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December 2, 2014

Jonathan Tobin: Defending the Right to a Jewish State

Heather Hale: Compliment your kids without giving them big heads

Megan Shauri: 10 ways you are ruining your own happiness

Carolyn Bigda: 8 Best Dividend Stocks for 2015

Kiplinger's Personal Finance editors: 7 Things You Didn't Know About Paying Off Student Loans

Samantha Olson: The Crucial Mistake 55% Of Parents Are Making At Their Baby's Bedtime

Densie Well, Ph.D., R.D. Open your eyes to yellow vegetables

The Kosher Gourmet by Megan Gordon With its colorful cache of purples and oranges and reds, COLLARD GREEN SLAW is a marvelous mood booster --- not to mention just downright delish
April 18, 2014

Rabbi Yonason Goldson: Clarifying one of the greatest philosophical conundrums in theology

Caroline B. Glick: The disappearance of US will

Megan Wallgren: 10 things I've learned from my teenagers

Lizette Borreli: Green Tea Boosts Brain Power, May Help Treat Dementia

John Ericson: Trying hard to be 'positive' but never succeeding? Blame Your Brain

The Kosher Gourmet by Julie Rothman Almondy, flourless torta del re (Italian king's cake), has royal roots, is simple to make, . . . but devour it because it's simply delicious

April 14, 2014

Rabbi Dr Naftali Brawer: Passover frees us from the tyranny of time

Greg Crosby: Passing Over Religion

Eric Schulzke: First degree: How America really recovered from a murder epidemic

Georgia Lee: When love is not enough: Teaching your kids about the realities of adult relationships

Cameron Huddleston: Freebies for Your Lawn and Garden

Gordon Pape: How you can tell if your financial adviser is setting you up for potential ruin

Dana Dovey: Up to 500,000 people die each year from hepatitis C-related liver disease. New Treatment Has Over 90% Success Rate

Justin Caba: Eating Watermelon Can Help Control High Blood Pressure

The Kosher Gourmet by Joshua E. London and Lou Marmon Don't dare pass over these Pesach picks for Manischewitz!

April 11, 2014

Rabbi Hillel Goldberg: Silence is much more than golden

Caroline B. Glick: Forgetting freedom at Passover

Susan Swann: How to value a child for who he is, not just what he does

Cameron Huddleston: 7 Financial Tasks You Should Tackle Right Now

Sandra Block and Lisa Gerstner: How to Profit From Your Passion

Susan Scutti: A Simple Blood Test Might Soon Diagnose Cancer

Chris Weller: Have A Slow Metabolism? Let Science Speed It Up For You

The Kosher Gourmet by Diane Rossen Worthington Whitefish Terrine: A French take on gefilte fish

April 9, 2014

Jonathan Tobin: Why Did Kerry Lie About Israeli Blame?

Samuel G. Freedman: A resolution 70 years later for a father's unsettling legacy of ashes from Dachau

Jessica Ivins: A resolution 70 years later for a father's unsettling legacy of ashes from Dachau

Kim Giles: Asking for help is not weakness

Kathy Kristof and Barbara Hoch Marcus: 7 Great Growth Israeli Stocks

Matthew Mientka: How Beans, Peas, And Chickpeas Cleanse Bad Cholesterol and Lowers Risk of Heart Disease

Sabrina Bachai: 5 At-Home Treatments For Headaches

The Kosher Gourmet by Daniel Neman Have yourself a matzo ball: The secrets bubby never told you and recipes she could have never imagined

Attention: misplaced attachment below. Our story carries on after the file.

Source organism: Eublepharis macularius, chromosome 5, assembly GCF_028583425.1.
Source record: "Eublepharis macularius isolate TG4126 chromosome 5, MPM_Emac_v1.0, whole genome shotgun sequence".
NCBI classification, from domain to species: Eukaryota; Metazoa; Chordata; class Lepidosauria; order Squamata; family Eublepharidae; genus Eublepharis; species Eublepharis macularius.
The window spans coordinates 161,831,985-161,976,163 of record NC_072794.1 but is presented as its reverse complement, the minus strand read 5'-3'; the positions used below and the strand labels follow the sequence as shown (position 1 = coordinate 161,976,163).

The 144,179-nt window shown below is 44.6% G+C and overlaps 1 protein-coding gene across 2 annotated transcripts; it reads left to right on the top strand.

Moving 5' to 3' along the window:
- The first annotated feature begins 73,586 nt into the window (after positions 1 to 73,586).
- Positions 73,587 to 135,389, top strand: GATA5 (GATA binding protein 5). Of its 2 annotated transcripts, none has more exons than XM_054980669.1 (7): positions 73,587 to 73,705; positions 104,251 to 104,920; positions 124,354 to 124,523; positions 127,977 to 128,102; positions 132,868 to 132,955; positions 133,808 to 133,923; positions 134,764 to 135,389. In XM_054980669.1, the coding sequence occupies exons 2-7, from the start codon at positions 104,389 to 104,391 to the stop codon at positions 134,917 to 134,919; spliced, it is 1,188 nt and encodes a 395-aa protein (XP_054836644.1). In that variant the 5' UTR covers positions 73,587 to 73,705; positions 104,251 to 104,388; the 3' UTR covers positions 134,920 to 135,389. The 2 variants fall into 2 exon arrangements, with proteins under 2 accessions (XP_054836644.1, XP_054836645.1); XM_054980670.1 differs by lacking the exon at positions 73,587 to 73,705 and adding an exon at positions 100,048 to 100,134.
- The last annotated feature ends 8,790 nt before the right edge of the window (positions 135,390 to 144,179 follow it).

April 8, 2014

Lori Nawyn: At Your Wit's End and Back: Finding Peace

Susan B. Garland and Rachel L. Sheedy: Strategies Married Couples Can Use to Boost Benefits

David Muhlbaum: Smart Tax Deductions Non-Itemizers Can Claim

Jill Weisenberger, M.S., R.D.N., C.D.E : Before You Lose Your Mental Edge

Dana Dovey: Coffee Drinkers Rejoice! Your Cup Of Joe Can Prevent Death From Liver Disease

Chris Weller: Electric 'Thinking Cap' Puts Your Brain Power Into High Gear

The Kosher Gourmet by Marlene Parrish A gift of hazelnuts keeps giving --- for a variety of nutty recipes: Entree, side, soup, dessert

April 4, 2014

Rabbi David Gutterman: The Word for Nothing Means Everything

Charles Krauthammer: Kerry's folly, Chapter 3

Amy Peterson: A life of love: How to build lasting relationships with your children

John Ericson: Older Women: Save Your Heart, Prevent Stroke Don't Drink Diet

John Ericson: Why 50 million Americans will still have spring allergies after taking meds

Cameron Huddleston: Best and Worst Buys of April 2014

Stacy Rapacon: Great Mutual Funds for Young Investors

Sarah Boesveld: Teacher keeps promise to mail thousands of former students letters written by their past selves

The Kosher Gourmet by Sharon Thompson Anyone can make a salad, you say. But can they make a great salad? (SECRETS, TESTED TECHNIQUES + 4 RECIPES, INCLUDING DRESSINGS)

April 2, 2014

Paul Greenberg: Death and joy in the spring

Dan Barry: Should South Carolina Jews be forced to maintain this chimney built by Germans serving the Nazis?

Mayra Bitsko: Save me! An alien took over my child's personality

Frank Clayton: Get happy: 20 scientifically proven happiness activities

Susan Scutti: It's Genetic! Obesity and the 'Carb Breakdown' Gene

Lecia Bushak: Why Hand Sanitizer May Actually Harm Your Health

Stacy Rapacon: Great Funds You Can Own for $500 or Less

Cameron Huddleston: 7 Ways to Save on Home Decor

The Kosher Gourmet by Steve Petusevsky Exploring ingredients as edible-stuffed containers (TWO RECIPES + TIPS & TECHINQUES)